Figure: 2a & b Bone marrow biopsy revealing extensive involvement by Histoplasma capsulatum (PAS stain, original magnification ×400).

I.V. Amphotericin B was initiated with proper metabolic monitoring. The patient improved clinically, fever subsided and the diarrhoea was controlled. He has been on follow-up at our HIV clinic and is stable on Highly Active Anti Retroviral Therapy (HAART).

Discussion

Infection with Histoplasma is asymptomatic in 95% of cases. However the clinical picture can be strikingly different in AIDS, with disseminated histoplasmosis being a high possibility [4]. Patients with CD4 counts of <150 cells/µl are at most risk [2,3].Disseminated histoplasmosis can be manifested as hepatosplenomegaly, lymphadenopathy, gastrointestinal involvement, skin lesions, renal failure, acute respiratory distress and disseminated intravascular coagulation. Unique manifestations include adrenal gland involvement, ocular involvement, reactive haemophagocytic syndrome and bone marrow histoplasmosis [2].

Disseminated TB is a close differential for histoplasmosis. A report from Guatemala showed that of the 8 patients who had disseminated histoplasmosis with AIDS, all were initially admitted with diagnosis of tuberculosis with AIDS [5]. Even in both the cases reported above, ATD was provisionally instituted prior to the diagnosis of histoplasmosis.

Bone marrow involvement in disseminated histoplasmosis may present as Pyrexia of Unknown Origin or unexplained pallor with or without other manifestations. Tissue should be stained with methenamine silver or periodic acid-Schiff stains to best visualize H. capsulatum. Yeasts are typically found within macrophages but can also be seen free in tissues [6]. Kurtin et al. [7] studied the bone marrow in 13 patients with AIDS. Multiple granulomas, diffuse macrophage infiltrates and lymphohistiocytic aggregates were the common morphological picture though two patients did not reveal any morphological evidence of infection. Morphologic examination of the bone marrow with special fungal stains combined with cultures is useful in diagnosing disseminated histoplasmosis [7].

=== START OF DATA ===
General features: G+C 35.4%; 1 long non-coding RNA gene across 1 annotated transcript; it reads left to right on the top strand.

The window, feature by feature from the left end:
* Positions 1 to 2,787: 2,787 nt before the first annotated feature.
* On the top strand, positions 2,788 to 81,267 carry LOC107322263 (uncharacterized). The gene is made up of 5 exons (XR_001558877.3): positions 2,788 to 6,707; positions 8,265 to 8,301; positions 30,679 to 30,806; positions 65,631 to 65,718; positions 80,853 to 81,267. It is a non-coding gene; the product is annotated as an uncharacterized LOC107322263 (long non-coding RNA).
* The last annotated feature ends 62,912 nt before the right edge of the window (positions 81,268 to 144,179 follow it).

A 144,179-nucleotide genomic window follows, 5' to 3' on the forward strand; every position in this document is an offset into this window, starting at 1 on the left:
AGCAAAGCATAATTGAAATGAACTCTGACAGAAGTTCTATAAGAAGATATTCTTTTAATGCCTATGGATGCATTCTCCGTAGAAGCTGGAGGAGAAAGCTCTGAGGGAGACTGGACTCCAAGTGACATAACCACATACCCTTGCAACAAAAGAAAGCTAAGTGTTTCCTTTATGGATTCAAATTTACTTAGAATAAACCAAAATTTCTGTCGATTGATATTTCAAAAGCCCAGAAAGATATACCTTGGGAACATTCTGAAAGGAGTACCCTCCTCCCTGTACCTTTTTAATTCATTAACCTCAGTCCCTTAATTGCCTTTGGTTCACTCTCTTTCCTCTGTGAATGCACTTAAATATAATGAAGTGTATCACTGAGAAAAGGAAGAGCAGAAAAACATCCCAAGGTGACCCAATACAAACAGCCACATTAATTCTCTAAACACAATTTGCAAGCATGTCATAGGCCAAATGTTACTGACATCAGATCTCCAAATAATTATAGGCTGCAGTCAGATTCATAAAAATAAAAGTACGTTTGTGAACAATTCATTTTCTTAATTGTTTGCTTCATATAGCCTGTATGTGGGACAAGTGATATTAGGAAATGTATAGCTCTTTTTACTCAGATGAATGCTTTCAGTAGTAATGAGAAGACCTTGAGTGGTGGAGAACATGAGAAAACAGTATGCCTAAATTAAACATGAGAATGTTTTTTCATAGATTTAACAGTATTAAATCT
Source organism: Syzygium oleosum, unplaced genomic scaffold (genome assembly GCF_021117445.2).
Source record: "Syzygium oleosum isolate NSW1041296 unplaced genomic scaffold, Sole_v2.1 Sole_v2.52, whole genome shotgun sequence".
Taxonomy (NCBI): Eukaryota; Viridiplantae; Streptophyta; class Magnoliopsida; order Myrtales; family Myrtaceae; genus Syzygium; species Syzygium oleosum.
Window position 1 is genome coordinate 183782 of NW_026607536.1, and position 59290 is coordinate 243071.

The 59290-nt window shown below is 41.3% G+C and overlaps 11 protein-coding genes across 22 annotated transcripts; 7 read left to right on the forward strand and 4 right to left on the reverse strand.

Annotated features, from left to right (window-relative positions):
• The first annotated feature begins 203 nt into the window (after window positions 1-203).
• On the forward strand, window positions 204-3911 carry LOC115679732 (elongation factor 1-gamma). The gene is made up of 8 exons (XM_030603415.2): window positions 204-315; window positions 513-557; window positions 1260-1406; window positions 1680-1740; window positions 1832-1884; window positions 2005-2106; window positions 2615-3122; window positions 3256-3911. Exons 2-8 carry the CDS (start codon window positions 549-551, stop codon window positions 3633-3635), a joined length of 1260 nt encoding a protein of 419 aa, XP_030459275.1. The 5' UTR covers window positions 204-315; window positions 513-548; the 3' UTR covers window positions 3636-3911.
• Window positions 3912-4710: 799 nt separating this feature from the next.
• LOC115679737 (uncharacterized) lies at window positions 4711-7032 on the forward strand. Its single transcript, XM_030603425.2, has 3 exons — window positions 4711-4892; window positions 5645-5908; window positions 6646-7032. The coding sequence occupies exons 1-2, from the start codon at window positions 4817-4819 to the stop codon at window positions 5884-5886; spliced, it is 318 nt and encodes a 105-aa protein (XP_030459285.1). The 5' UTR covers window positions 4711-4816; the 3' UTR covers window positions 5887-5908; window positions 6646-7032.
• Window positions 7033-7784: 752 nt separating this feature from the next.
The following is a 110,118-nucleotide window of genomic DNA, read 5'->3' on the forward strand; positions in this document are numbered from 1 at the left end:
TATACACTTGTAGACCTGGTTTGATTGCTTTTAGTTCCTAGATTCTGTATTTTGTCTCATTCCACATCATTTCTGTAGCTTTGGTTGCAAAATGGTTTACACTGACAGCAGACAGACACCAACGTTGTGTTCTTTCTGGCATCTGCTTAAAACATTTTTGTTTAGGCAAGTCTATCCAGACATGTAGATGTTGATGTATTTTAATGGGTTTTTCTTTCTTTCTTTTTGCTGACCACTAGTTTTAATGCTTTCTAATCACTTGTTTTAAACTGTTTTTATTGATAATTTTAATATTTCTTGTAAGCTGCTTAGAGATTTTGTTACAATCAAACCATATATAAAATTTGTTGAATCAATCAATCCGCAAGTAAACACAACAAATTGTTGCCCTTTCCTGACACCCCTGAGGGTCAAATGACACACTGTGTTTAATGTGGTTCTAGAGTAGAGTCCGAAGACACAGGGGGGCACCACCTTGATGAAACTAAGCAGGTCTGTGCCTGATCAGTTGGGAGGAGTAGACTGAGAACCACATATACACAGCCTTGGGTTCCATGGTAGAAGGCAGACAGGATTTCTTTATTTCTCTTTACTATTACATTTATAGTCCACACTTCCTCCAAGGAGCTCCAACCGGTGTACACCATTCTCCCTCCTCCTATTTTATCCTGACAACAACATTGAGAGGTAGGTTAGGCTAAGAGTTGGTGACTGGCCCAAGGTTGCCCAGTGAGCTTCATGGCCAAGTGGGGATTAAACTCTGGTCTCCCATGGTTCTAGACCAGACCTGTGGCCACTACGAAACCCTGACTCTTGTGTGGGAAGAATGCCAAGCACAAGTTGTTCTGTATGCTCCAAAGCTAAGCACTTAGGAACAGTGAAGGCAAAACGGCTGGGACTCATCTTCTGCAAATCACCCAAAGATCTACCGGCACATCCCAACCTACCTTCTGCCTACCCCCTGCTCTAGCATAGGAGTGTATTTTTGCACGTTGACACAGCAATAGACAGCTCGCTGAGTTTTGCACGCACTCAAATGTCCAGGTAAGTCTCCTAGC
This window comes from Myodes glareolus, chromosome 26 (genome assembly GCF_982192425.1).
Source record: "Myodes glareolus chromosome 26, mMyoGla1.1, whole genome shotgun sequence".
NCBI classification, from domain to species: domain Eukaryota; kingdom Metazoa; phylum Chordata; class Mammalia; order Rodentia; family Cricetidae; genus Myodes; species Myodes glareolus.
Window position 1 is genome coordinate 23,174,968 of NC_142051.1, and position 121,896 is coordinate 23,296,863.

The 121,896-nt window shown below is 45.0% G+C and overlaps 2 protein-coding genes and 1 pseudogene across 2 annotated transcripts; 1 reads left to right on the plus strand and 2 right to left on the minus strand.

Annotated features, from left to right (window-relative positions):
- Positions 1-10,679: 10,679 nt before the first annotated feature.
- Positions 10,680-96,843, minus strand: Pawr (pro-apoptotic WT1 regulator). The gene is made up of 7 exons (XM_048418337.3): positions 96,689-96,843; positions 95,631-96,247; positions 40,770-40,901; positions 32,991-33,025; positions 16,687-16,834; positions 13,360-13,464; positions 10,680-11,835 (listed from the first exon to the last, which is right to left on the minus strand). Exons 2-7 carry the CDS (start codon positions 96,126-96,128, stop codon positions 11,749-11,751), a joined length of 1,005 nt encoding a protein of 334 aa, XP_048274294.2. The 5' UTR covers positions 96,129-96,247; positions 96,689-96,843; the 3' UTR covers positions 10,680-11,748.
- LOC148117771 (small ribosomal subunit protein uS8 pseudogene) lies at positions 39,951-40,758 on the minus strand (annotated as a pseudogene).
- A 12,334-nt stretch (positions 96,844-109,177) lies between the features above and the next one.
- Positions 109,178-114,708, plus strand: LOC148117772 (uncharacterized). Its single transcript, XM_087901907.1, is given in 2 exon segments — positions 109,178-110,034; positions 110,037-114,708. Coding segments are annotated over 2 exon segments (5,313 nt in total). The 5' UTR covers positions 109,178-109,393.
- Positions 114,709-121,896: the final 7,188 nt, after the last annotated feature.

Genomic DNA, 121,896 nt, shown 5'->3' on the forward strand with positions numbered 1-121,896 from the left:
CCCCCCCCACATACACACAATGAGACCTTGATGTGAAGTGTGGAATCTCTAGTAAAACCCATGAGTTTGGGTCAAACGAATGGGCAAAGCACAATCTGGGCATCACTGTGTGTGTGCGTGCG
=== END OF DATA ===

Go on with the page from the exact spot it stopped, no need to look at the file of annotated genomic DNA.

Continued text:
Classically, histoplasmosis has been treated with long courses of amphotericin B. The current practice is to use lipid formulations of amphotericin B in most patients because of their reduced toxicity. For almost all patients, as their condition improves their therapy is switched to oral itraconazole. Studies have shown a very low risk of relapse when CD4 counts have remained at >200 cells/µl.The current practice is to discontinue antifungal therapy for patients achieving this level of CD4 reconstitution with anti-retroviral therapy [8]. With the use of effective antiretroviral therapy, rates of histoplasmosis have fallen in the AIDS population, and prophylaxis is no longer recommended.

We want to highlight this case studies since, Haemophagocytic syndrome due to disseminated histoplasmosis should be included in the differential diagnosis of pancytopenia in patients with AIDS, though it is a rare clinical entity. So we should remain vigilant regarding this fact during evaluation of patient with HIV. Proper evaluation and early initiation of therapy may alter the life expectancy of these patients.

Acknowledgement

Dr.Deeptarka Roy and Dr.Pradipta Guha contributed equally in this work.

Conflict of Interest: None

Funding Source: None

Ethical Approval: Taken

References